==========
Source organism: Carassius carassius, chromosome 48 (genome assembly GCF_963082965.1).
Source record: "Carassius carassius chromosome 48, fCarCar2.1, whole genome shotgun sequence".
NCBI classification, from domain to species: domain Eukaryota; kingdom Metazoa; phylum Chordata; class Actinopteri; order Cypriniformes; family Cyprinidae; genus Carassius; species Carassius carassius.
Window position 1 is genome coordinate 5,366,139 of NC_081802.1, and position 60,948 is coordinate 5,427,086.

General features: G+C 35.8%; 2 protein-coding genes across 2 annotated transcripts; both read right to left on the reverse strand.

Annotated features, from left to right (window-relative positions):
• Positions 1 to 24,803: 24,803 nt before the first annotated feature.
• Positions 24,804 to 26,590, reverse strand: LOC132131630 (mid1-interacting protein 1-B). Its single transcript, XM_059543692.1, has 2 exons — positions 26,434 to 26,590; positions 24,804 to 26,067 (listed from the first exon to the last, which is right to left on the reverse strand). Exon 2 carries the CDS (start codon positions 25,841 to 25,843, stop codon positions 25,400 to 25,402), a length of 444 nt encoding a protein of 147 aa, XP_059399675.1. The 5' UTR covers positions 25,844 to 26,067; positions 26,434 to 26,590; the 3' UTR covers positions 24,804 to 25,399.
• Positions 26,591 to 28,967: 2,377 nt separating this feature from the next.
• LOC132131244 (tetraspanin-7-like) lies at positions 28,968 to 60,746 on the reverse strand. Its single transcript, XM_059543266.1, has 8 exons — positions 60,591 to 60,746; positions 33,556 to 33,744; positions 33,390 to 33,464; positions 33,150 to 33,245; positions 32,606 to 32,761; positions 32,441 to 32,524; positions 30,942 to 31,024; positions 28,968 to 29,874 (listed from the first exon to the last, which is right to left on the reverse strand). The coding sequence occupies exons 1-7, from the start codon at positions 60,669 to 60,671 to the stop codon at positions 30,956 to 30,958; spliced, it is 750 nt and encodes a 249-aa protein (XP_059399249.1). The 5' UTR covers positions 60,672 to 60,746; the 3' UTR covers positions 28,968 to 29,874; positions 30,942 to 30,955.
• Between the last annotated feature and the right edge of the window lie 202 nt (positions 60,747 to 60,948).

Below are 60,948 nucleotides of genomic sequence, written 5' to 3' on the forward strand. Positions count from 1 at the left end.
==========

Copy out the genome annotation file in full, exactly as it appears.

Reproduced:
Source organism: Carassius carassius, chromosome 48 (genome assembly GCF_963082965.1).
Source record: "Carassius carassius chromosome 48, fCarCar2.1, whole genome shotgun sequence".
NCBI classification, from domain to species: domain Eukaryota; kingdom Metazoa; phylum Chordata; class Actinopteri; order Cypriniformes; family Cyprinidae; genus Carassius; species Carassius carassius.
Window position 1 is genome coordinate 5,366,139 of NC_081802.1, and position 60,948 is coordinate 5,427,086.

General features: G+C 35.8%; 2 protein-coding genes across 2 annotated transcripts; both read right to left on the reverse strand.

Annotated features, from left to right (window-relative positions):
• Positions 1 to 24,803: 24,803 nt before the first annotated feature.
• Positions 24,804 to 26,590, reverse strand: LOC132131630 (mid1-interacting protein 1-B). Its single transcript, XM_059543692.1, has 2 exons — positions 26,434 to 26,590; positions 24,804 to 26,067 (listed from the first exon to the last, which is right to left on the reverse strand). Exon 2 carries the CDS (start codon positions 25,841 to 25,843, stop codon positions 25,400 to 25,402), a length of 444 nt encoding a protein of 147 aa, XP_059399675.1. The 5' UTR covers positions 25,844 to 26,067; positions 26,434 to 26,590; the 3' UTR covers positions 24,804 to 25,399.
• Positions 26,591 to 28,967: 2,377 nt separating this feature from the next.
• LOC132131244 (tetraspanin-7-like) lies at positions 28,968 to 60,746 on the reverse strand. Its single transcript, XM_059543266.1, has 8 exons — positions 60,591 to 60,746; positions 33,556 to 33,744; positions 33,390 to 33,464; positions 33,150 to 33,245; positions 32,606 to 32,761; positions 32,441 to 32,524; positions 30,942 to 31,024; positions 28,968 to 29,874 (listed from the first exon to the last, which is right to left on the reverse strand). The coding sequence occupies exons 1-7, from the start codon at positions 60,669 to 60,671 to the stop codon at positions 30,956 to 30,958; spliced, it is 750 nt and encodes a 249-aa protein (XP_059399249.1). The 5' UTR covers positions 60,672 to 60,746; the 3' UTR covers positions 28,968 to 29,874; positions 30,942 to 30,955.
• Between the last annotated feature and the right edge of the window lie 202 nt (positions 60,747 to 60,948).

Below are 60,948 nucleotides of genomic sequence, written 5' to 3' on the forward strand. Positions count from 1 at the left end.